PhD Defense by Jinha Lee

Event Details
  • Date/Time:
    • Friday August 19, 2016
      10:30 am - 12:30 pm
  • Location: Groseclose 402 (Advisory Boardroom)
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Summary Sentence: Economic Decision Analysis for Healthcare Service: Theory and Practice

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Thesis Title: Economic Decision Analysis for Healthcare Service: Theory and Practice

 

Advisors: Dr. Eva Lee

 

Committee: Dr. Shijie Deng, Dr. Dave Goldsman, Dr. Nikhil Chanani (School of Medicine, Emory University and Children’s Healthcare of Atlanta), Dr. Adam Skelton (U.S. Centers for Disease Control and Prevention)

 

Date and Time: Friday, August 19, 2016, 10:30 AM.

Location: Groseclose 402 (Advisory Boardroom)

 

Abstract:

 

Health care service system is complex both in its complicated delivery design and in scientific and regulatory requirement. It is high cost, high risk, dynamic, and unpredictable.  On one hand, healthcare service providers are challenged by high R&D cost, inefficient process management, variability in quality and necessity of changes to avoid the unanticipated consequences of (new) regulations. On the user end, they are overwhelmed by the complex service pricing and government regulations, as they often make decisions with asymmetric information with little understanding of what’s best and available in the market. To help guide providers and users and to advance healthcare service research, we carry out theory and practice studies to better understand current issues and provide reasonable decision making framework.

 

We first develop theoretical framework for a two-sided market framework to model competition between a Preferred Provider Organization (PPO) and a Health Maintenance Organization (HMO). Both health plans compete to attract policyholders and providers. Our game-theoretical framework examines the consequences of this risk segmentation on providers and the network effect on policyholders based on market information and network size. The outcome of competition mainly depends on two effects: a market share effect and an adverse selection effect, captured by policyholders’ surplus expectations on both policies and copayments. If the adverse selection effect is strong enough, the HMO plan takes advantage on competition. On the contrary, if the market share effect dominates, the PPO profit is higher in spite of the unfavorable risk segmentation and higher premium. Next, we expand our analysis to investigate proverse selection and network externality and its effect on consumers and providers in a generalized transaction market. Our framework establishes consumer’s utility function and provider’s profit function in terms of network indirect externality. We test the responses of both sides using an agent-based model; and establish the empirical design to enhance a “balanced” level of consumer’s utility and provider’s profit. We highlight a decision support framework for the consumers, the providers, along with the market regulators that enables an optimal social welfare.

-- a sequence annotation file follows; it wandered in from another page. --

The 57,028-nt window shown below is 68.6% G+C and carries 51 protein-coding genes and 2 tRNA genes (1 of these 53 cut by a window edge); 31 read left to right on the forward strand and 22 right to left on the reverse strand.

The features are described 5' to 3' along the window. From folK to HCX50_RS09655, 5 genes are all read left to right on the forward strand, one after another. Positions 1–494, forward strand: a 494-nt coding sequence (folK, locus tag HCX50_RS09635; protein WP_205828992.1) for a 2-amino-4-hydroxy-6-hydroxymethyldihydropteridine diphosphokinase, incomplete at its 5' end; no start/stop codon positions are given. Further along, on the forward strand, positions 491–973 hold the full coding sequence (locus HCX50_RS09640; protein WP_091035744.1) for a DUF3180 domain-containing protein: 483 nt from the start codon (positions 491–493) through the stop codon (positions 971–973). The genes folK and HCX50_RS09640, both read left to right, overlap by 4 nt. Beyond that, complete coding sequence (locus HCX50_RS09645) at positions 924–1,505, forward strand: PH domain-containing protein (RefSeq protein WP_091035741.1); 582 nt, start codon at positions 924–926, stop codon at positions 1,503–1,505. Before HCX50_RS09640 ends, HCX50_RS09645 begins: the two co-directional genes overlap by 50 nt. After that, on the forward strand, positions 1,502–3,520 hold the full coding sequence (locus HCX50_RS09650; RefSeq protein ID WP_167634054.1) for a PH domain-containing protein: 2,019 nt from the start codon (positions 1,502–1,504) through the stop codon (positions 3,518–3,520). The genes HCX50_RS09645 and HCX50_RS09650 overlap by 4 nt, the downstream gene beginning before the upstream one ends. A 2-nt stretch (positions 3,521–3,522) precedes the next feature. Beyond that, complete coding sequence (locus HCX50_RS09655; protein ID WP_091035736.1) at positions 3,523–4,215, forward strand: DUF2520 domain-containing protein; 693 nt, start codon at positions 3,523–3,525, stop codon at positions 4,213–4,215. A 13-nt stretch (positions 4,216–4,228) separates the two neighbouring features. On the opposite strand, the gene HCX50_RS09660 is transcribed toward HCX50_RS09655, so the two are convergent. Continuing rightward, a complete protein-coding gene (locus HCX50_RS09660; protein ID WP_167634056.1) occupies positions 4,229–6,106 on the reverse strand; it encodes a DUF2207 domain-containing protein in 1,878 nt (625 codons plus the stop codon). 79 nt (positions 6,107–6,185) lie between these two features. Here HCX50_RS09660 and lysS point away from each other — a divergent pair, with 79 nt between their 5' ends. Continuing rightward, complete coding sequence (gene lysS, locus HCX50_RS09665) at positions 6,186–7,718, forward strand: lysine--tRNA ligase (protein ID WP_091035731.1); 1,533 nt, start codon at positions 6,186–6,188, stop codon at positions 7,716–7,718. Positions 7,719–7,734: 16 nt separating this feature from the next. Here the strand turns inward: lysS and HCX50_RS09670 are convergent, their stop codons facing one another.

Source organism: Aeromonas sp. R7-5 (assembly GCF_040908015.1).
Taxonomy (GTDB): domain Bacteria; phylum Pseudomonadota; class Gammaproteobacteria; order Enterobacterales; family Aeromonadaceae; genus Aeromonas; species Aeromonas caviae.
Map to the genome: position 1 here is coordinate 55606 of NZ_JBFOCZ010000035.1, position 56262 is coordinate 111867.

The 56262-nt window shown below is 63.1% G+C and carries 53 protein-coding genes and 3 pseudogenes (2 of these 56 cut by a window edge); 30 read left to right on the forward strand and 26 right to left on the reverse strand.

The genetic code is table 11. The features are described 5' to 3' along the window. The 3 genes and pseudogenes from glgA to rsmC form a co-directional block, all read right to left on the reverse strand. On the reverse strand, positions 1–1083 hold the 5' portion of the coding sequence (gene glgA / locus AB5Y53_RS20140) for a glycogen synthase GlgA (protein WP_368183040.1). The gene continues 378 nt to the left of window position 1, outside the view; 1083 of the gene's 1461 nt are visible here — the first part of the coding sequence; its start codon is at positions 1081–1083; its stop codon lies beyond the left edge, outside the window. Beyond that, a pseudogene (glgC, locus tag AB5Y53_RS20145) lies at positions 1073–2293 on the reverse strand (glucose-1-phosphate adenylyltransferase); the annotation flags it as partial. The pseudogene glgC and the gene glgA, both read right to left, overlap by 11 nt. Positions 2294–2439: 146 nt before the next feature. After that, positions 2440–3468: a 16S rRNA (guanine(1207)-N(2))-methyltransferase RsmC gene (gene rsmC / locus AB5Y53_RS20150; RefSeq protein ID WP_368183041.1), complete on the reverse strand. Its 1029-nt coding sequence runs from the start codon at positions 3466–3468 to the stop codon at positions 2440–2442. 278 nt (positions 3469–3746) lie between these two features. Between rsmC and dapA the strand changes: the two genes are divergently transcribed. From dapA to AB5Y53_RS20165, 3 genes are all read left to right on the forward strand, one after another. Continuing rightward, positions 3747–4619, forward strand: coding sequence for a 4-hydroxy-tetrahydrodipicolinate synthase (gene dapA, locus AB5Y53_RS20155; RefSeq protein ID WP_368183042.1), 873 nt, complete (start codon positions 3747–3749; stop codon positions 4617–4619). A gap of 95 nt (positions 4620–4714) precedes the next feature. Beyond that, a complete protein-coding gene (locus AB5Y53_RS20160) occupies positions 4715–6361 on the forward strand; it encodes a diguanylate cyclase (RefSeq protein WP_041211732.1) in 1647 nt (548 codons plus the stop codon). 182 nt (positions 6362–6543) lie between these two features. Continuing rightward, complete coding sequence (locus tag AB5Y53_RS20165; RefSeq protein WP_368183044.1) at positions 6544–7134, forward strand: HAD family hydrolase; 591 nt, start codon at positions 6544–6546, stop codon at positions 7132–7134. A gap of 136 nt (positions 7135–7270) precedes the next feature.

In the second topic, we aim to analyze patient care process variation to establish new clinical guidelines for substantial process and quality improvement. In the post-operative care study of congenital heart surgery, we identify and summarize numerous practice variations within the post-operative care process. Specifically, we pinpoint various process/decision points along the post-op care continuum in which difference in care coordination, management, resources and practice may lead to significant impact and reasons for the difference in the length of stay among the five clinical sites. Using clustering and machine learning approaches, we rank the significance of these factors in predicting and influencing the length of stay of the patients. We compare current process to improved one using simulation model to demonstrate evidence in LOS improvement. Next, we generalize the study to establish and quantify the safety and efficacy of large dose needle-based epidural technique in obstetric anesthesia. The time and dose required to achieve the desired sensory level is quantified. We establish a safe and quickly effective epidural dose that can be administered through the epidural needle prior to the insertion of the epidural catheter. Based upon these clinical findings, safe dosage parameters for injections as large as 20 milliliters through the epidural needle are quantified. Physician preference for medication and dosing levels are contrasted. Understanding the causes and effects of such variations can help providers and healthcare organizations in avoiding practices that negatively impact outcomes. These findings facilitate the establishment of new epidural practice guidelines and delivery improvement.

 

In the last topic, we describe the first in-silico drug design system model to accelerate drug discovery. Our model spans preclinical research, the IND review, clinical research, and the NDA review. We identify the global process for any drug discovery pathway with timeline along the entire system process. Next, we identify bottlenecks, and perform system optimization that offers a holistic view of discovery pathways. The integration of bottlenecks into possible candidate tasks which can be conducted simultaneously highlights critical paths for the accelerated development process. We define the critical paths as parallel model for the new drug development. Our generalized parallel model allows not only rapid development but also processes that minimize risk, cost, and time.

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  • Created By: Tatianna Richardson
  • Workflow Status: Published
  • Created On: Aug 16, 2016 - 6:07am
  • Last Updated: Oct 7, 2016 - 10:18pm